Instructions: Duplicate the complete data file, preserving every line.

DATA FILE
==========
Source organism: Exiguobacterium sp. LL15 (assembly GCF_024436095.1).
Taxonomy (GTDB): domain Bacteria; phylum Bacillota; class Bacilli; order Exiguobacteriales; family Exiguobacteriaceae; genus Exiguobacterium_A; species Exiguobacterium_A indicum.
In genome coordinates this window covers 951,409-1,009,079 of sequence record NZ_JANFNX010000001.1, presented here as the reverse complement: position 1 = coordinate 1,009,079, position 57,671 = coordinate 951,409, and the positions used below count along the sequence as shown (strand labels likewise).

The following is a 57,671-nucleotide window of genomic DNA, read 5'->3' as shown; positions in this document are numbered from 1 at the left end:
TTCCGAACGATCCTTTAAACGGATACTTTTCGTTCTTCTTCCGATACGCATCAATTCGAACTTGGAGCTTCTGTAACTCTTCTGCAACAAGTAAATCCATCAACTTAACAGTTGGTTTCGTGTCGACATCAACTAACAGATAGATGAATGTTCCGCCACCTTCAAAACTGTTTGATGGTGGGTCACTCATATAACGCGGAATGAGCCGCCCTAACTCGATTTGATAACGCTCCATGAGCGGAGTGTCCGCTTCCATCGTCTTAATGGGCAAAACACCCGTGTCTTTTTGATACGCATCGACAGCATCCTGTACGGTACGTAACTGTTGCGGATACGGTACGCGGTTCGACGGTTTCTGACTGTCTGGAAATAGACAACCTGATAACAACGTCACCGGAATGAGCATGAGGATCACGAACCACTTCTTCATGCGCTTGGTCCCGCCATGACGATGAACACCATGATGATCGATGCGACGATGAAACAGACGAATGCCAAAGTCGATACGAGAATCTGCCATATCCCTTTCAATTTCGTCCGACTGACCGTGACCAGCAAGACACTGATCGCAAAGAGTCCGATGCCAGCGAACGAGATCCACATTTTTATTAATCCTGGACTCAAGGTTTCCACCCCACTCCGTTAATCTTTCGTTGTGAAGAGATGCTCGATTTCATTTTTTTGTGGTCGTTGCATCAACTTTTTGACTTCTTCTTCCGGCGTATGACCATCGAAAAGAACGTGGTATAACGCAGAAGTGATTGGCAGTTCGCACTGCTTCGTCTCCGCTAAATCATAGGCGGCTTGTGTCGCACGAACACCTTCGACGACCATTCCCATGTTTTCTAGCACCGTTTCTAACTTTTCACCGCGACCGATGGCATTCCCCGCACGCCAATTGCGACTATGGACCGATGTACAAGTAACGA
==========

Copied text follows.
Source organism: Exiguobacterium sp. LL15 (assembly GCF_024436095.1).
Taxonomy (GTDB): domain Bacteria; phylum Bacillota; class Bacilli; order Exiguobacteriales; family Exiguobacteriaceae; genus Exiguobacterium_A; species Exiguobacterium_A indicum.
In genome coordinates this window covers 951,409-1,009,079 of sequence record NZ_JANFNX010000001.1, presented here as the reverse complement: position 1 = coordinate 1,009,079, position 57,671 = coordinate 951,409, and the positions used below count along the sequence as shown (strand labels likewise).

The following is a 57,671-nucleotide window of genomic DNA, read 5'->3' as shown; positions in this document are numbered from 1 at the left end:
TTCCGAACGATCCTTTAAACGGATACTTTTCGTTCTTCTTCCGATACGCATCAATTCGAACTTGGAGCTTCTGTAACTCTTCTGCAACAAGTAAATCCATCAACTTAACAGTTGGTTTCGTGTCGACATCAACTAACAGATAGATGAATGTTCCGCCACCTTCAAAACTGTTTGATGGTGGGTCACTCATATAACGCGGAATGAGCCGCCCTAACTCGATTTGATAACGCTCCATGAGCGGAGTGTCCGCTTCCATCGTCTTAATGGGCAAAACACCCGTGTCTTTTTGATACGCATCGACAGCATCCTGTACGGTACGTAACTGTTGCGGATACGGTACGCGGTTCGACGGTTTCTGACTGTCTGGAAATAGACAACCTGATAACAACGTCACCGGAATGAGCATGAGGATCACGAACCACTTCTTCATGCGCTTGGTCCCGCCATGACGATGAACACCATGATGATCGATGCGACGATGAAACAGACGAATGCCAAAGTCGATACGAGAATCTGCCATATCCCTTTCAATTTCGTCCGACTGACCGTGACCAGCAAGACACTGATCGCAAAGAGTCCGATGCCAGCGAACGAGATCCACATTTTTATTAATCCTGGACTCAAGGTTTCCACCCCACTCCGTTAATCTTTCGTTGTGAAGAGATGCTCGATTTCATTTTTTTGTGGTCGTTGCATCAACTTTTTGACTTCTTCTTCCGGCGTATGACCATCGAAAAGAACGTGGTATAACGCAGAAGTGATTGGCAGTTCGCACTGCTTCGTCTCCGCTAAATCATAGGCGGCTTGTGTCGCACGAACACCTTCGACGACCATTCCCATGTTTTCTAGCACCGTTTCTAACTTTTCACCGCGACCGATGGCATTCCCCGCACGCCAATTGCGACTATGGACCGATGTACAAGTAACGA